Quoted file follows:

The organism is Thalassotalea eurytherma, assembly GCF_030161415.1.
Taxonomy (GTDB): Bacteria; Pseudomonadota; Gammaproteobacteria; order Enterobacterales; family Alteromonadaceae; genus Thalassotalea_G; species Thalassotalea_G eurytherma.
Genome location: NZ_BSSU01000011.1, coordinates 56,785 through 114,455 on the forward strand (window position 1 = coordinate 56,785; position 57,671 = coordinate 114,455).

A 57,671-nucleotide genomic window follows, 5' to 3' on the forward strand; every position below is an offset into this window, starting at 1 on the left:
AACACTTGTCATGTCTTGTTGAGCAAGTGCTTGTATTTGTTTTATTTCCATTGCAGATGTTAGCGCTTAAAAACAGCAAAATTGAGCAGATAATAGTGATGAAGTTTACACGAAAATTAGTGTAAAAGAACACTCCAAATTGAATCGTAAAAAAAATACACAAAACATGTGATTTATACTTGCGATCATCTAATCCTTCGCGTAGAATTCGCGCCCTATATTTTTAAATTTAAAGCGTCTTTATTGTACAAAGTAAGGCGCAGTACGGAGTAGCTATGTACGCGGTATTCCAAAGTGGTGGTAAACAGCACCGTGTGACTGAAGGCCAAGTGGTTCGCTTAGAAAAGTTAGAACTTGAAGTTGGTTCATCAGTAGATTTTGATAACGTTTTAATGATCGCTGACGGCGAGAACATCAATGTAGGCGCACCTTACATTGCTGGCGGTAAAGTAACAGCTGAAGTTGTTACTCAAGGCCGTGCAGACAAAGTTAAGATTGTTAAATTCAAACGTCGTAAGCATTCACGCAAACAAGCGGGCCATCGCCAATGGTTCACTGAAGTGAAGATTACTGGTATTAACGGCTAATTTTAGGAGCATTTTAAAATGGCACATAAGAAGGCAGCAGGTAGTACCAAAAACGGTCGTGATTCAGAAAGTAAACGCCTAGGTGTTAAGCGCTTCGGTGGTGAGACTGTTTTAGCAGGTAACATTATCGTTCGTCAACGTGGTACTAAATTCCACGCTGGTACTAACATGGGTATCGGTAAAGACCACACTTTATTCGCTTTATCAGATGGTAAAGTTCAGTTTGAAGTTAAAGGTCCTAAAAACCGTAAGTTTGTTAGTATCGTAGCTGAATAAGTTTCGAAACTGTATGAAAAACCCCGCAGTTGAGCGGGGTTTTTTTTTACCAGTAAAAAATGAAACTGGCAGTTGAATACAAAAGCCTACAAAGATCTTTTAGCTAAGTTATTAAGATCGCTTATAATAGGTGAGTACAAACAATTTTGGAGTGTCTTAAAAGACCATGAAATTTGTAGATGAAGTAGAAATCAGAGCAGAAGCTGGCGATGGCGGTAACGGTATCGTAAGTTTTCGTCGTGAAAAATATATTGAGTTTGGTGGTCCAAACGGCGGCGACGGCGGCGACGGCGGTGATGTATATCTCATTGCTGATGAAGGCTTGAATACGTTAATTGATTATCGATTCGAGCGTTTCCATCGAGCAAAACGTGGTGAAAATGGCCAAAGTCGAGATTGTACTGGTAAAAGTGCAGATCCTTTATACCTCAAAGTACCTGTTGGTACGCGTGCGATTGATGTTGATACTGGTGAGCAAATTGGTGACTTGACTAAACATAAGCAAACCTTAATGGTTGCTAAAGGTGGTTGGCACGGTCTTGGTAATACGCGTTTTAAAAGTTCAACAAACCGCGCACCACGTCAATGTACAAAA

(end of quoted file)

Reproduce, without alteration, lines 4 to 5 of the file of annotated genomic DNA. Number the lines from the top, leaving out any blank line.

A 57,671-nucleotide genomic window follows, 5' to 3' on the forward strand; every position below is an offset into this window, starting at 1 on the left:
AACACTTGTCATGTCTTGTTGAGCAAGTGCTTGTATTTGTTTTATTTCCATTGCAGATGTTAGCGCTTAAAAACAGCAAAATTGAGCAGATAATAGTGATGAAGTTTACACGAAAATTAGTGTAAAAGAACACTCCAAATTGAATCGTAAAAAAAATACACAAAACATGTGATTTATACTTGCGATCATCTAATCCTTCGCGTAGAATTCGCGCCCTATATTTTTAAATTTAAAGCGTCTTTATTGTACAAAGTAAGGCGCAGTACGGAGTAGCTATGTACGCGGTATTCCAAAGTGGTGGTAAACAGCACCGTGTGACTGAAGGCCAAGTGGTTCGCTTAGAAAAGTTAGAACTTGAAGTTGGTTCATCAGTAGATTTTGATAACGTTTTAATGATCGCTGACGGCGAGAACATCAATGTAGGCGCACCTTACATTGCTGGCGGTAAAGTAACAGCTGAAGTTGTTACTCAAGGCCGTGCAGACAAAGTTAAGATTGTTAAATTCAAACGTCGTAAGCATTCACGCAAACAAGCGGGCCATCGCCAATGGTTCACTGAAGTGAAGATTACTGGTATTAACGGCTAATTTTAGGAGCATTTTAAAATGGCACATAAGAAGGCAGCAGGTAGTACCAAAAACGGTCGTGATTCAGAAAGTAAACGCCTAGGTGTTAAGCGCTTCGGTGGTGAGACTGTTTTAGCAGGTAACATTATCGTTCGTCAACGTGGTACTAAATTCCACGCTGGTACTAACATGGGTATCGGTAAAGACCACACTTTATTCGCTTTATCAGATGGTAAAGTTCAGTTTGAAGTTAAAGGTCCTAAAAACCGTAAGTTTGTTAGTATCGTAGCTGAATAAGTTTCGAAACTGTATGAAAAACCCCGCAGTTGAGCGGGGTTTTTTTTTACCAGTAAAAAATGAAACTGGCAGTTGAATACAAAAGCCTACAAAGATCTTTTAGCTAAGTTATTAAGATCGCTTATAATAGGTGAGTACAAACAATTTTGGAGTGTCTTAAAAGACCATGAAATTTGTAGATGAAGTAGAAATCAGAGCAGAAGCTGGCGATGGCGGTAACGGTATCGTAAGTTTTCGTCGTGAAAAATATATTGAGTTTGGTGGTCCAAACGGCGGCGACGGCGGCGACGGCGGTGATGTATATCTCATTGCTGATGAAGGCTTGAATACGTTAATTGATTATCGATTCGAGCGTTTCCATCGAGCAAAACGTGGTGAAAATGGCCAAAGTCGAGATTGTACTGGTAAAAGTGCAGATCCTTTATACCTCAAAGTACCTGTTGGTACGCGTGCGATTGATGTTGATACTGGTGAGCAAATTGGTGACTTGACTAAACATAAGCAAACCTTAATGGTTGCTAAAGGTGGTTGGCACGGTCTTGGTAATACGCGTTTTAAAAGTTCAACAAACCGCGCACCACGTCAATGTACAAAA